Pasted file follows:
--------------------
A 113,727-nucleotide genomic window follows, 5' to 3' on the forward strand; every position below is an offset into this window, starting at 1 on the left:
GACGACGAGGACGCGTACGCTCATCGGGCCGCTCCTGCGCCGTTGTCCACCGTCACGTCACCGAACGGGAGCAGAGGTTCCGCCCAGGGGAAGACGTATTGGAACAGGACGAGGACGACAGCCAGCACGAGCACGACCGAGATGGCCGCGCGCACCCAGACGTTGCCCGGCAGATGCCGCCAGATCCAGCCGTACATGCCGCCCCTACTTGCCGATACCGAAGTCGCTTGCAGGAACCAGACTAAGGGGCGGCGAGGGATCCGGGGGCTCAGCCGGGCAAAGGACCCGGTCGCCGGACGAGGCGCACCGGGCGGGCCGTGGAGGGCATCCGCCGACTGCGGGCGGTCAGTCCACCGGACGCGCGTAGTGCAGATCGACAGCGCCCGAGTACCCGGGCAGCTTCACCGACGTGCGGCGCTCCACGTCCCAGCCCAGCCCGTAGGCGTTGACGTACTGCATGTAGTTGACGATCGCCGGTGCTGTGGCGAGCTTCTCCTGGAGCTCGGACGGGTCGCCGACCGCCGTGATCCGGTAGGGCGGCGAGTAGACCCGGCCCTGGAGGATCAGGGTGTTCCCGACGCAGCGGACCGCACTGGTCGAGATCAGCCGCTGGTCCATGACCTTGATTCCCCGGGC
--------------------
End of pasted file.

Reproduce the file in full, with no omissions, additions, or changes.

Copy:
A 113,727-nucleotide genomic window follows, 5' to 3' on the forward strand; every position below is an offset into this window, starting at 1 on the left:
GACGACGAGGACGCGTACGCTCATCGGGCCGCTCCTGCGCCGTTGTCCACCGTCACGTCACCGAACGGGAGCAGAGGTTCCGCCCAGGGGAAGACGTATTGGAACAGGACGAGGACGACAGCCAGCACGAGCACGACCGAGATGGCCGCGCGCACCCAGACGTTGCCCGGCAGATGCCGCCAGATCCAGCCGTACATGCCGCCCCTACTTGCCGATACCGAAGTCGCTTGCAGGAACCAGACTAAGGGGCGGCGAGGGATCCGGGGGCTCAGCCGGGCAAAGGACCCGGTCGCCGGACGAGGCGCACCGGGCGGGCCGTGGAGGGCATCCGCCGACTGCGGGCGGTCAGTCCACCGGACGCGCGTAGTGCAGATCGACAGCGCCCGAGTACCCGGGCAGCTTCACCGACGTGCGGCGCTCCACGTCCCAGCCCAGCCCGTAGGCGTTGACGTACTGCATGTAGTTGACGATCGCCGGTGCTGTGGCGAGCTTCTCCTGGAGCTCGGACGGGTCGCCGACCGCCGTGATCCGGTAGGGCGGCGAGTAGACCCGGCCCTGGAGGATCAGGGTGTTCCCGACGCAGCGGACCGCACTGGTCGAGATCAGCCGCTGGTCCATGACCTTGATTCCCCGGGC